Adult Clark's Grebe with a fishAdult Clark’s Grebe with a fish – Nikon D810, f8, 1/2500, ISO 500, -1.3 EV, Nikkor 500mm VR with 1.4x TC, natural light

Yesterday in my post about the pair of Sandhill Cranes and the flooded marshes at Bear River Migratory Bird Refuge I mentioned that I had seen some first of the year grebes and swallows that excited me. I’m happy that the Clark’s and Western Grebes have returned for their breeding season at the refuge and I look forward to photographing them while they are here. I’m excited about the swallows too of course.

I did take a few photos of the grebes yesterday but they were from a distance and the lighting conditions were not the best so I thought I’d share a few older images of both grebe species that I have taken in the past at the refuge.

The Clark’s Grebe above was taken in 2015 and I took a few hundred images of it as it swam around with a fish in its bill for several minutes.  I never did see the grebe consume the fish because it swam west and I lost sight of it.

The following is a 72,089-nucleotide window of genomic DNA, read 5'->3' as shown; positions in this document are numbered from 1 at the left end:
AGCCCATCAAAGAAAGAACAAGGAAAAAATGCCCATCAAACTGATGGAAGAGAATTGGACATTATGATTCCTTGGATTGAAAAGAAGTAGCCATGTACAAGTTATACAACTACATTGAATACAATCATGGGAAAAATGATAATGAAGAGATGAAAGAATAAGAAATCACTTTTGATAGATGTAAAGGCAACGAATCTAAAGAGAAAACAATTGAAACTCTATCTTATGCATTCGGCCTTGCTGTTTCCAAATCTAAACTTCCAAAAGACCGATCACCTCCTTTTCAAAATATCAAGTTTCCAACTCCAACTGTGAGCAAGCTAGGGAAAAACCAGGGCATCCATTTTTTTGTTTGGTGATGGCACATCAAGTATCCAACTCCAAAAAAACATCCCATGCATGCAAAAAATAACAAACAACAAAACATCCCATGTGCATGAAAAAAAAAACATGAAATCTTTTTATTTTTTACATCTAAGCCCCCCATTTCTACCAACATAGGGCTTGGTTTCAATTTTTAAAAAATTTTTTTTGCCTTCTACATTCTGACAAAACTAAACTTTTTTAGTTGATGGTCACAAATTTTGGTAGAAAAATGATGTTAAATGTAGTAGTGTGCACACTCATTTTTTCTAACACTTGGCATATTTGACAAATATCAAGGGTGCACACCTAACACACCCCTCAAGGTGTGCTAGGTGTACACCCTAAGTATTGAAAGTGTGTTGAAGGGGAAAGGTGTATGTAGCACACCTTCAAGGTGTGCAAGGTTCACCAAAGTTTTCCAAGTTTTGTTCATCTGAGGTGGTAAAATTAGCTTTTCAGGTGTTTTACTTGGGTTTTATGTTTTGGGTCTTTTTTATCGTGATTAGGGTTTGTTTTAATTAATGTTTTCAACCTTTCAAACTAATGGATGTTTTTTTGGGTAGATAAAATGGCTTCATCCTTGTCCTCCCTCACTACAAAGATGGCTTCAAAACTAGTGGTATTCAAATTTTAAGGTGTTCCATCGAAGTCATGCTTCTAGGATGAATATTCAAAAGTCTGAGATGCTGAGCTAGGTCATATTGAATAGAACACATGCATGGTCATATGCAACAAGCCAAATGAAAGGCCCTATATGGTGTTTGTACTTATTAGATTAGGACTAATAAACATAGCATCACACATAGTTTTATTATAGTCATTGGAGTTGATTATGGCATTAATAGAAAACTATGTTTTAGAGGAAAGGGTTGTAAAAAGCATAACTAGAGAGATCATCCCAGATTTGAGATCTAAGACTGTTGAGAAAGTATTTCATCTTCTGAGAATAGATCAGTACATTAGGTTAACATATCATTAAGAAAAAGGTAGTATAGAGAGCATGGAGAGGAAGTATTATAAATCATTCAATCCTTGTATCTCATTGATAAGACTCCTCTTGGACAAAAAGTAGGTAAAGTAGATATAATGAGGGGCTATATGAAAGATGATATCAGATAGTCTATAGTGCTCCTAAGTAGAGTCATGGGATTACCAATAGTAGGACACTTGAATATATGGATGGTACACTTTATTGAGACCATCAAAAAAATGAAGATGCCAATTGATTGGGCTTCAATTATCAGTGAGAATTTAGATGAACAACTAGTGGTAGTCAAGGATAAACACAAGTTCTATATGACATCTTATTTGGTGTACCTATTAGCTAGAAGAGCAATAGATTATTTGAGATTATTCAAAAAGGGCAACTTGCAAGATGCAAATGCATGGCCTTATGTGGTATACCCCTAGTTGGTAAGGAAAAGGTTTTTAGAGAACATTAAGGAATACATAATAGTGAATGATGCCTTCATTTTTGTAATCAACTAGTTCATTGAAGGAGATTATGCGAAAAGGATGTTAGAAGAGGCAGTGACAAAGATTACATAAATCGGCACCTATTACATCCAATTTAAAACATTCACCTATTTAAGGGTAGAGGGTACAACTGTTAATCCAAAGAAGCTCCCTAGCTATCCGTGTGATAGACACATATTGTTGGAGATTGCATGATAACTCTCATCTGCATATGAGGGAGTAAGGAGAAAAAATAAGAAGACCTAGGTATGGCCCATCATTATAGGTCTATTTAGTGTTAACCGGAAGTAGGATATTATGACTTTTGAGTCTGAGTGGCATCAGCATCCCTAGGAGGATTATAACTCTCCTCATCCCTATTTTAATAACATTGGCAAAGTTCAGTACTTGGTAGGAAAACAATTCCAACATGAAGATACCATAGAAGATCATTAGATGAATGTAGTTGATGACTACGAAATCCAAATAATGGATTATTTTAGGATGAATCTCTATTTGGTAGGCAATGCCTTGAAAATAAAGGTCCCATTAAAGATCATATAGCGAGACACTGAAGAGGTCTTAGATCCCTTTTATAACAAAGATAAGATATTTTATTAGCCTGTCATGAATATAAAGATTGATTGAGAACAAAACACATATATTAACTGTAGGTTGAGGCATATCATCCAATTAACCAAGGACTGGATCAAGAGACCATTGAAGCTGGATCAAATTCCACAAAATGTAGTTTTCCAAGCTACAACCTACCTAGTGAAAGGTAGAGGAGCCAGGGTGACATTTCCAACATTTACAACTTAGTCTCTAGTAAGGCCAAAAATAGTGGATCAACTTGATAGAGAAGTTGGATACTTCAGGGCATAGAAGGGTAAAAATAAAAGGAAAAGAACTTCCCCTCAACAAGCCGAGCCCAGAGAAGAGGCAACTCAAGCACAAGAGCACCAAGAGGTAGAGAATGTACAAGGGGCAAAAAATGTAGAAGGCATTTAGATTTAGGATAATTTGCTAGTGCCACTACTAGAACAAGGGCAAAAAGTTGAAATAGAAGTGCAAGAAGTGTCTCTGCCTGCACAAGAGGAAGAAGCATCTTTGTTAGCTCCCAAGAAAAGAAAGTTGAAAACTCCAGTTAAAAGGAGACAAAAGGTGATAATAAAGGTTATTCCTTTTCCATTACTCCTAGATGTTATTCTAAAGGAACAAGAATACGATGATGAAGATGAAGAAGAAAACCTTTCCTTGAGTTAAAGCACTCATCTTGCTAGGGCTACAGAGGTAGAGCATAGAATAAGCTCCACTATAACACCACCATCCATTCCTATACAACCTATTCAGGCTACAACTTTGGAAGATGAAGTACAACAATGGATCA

Western Grebe in a goofy poseWestern Grebe in a goofy pose – Nikon D810, f7.1, 1/1250, ISO 500, -1.3 EV, Nikkor 500mm VR with 1.4x TC, natural light

This Western Grebe image was also taken in 2015 about a week later than the Clark’s Grebe above. The Western Grebe was busy preening when I first started photographing it and one loose feather floated away while the grebe struck this pose, I thought the pose looked rather goofy myself and that is why I kept this photo. I like catching birds in goofy poses or when their expressions look funny.

Wet-headed Western Grebe PortraitWet-headed Western Grebe Portrait – Nikon D810, f7.1, 1/1600, ISO 400, +0.3 EV, Nikkor 500mm VR with 1.4x TC, natural light

I also like catching the birds I photograph looking slightly less than perfect and while some photographers might delete those files I like to keep and share them like this wet-headed Western Grebe photographed in 2016 which had been under the water and when it came back up the feathers on its head looked spiky which in turn made me laugh. None of us are perfect and I don’t expect the birds I photograph to be perfect either.

It is wonderful to have these grebes back at the refuge.

Life is good.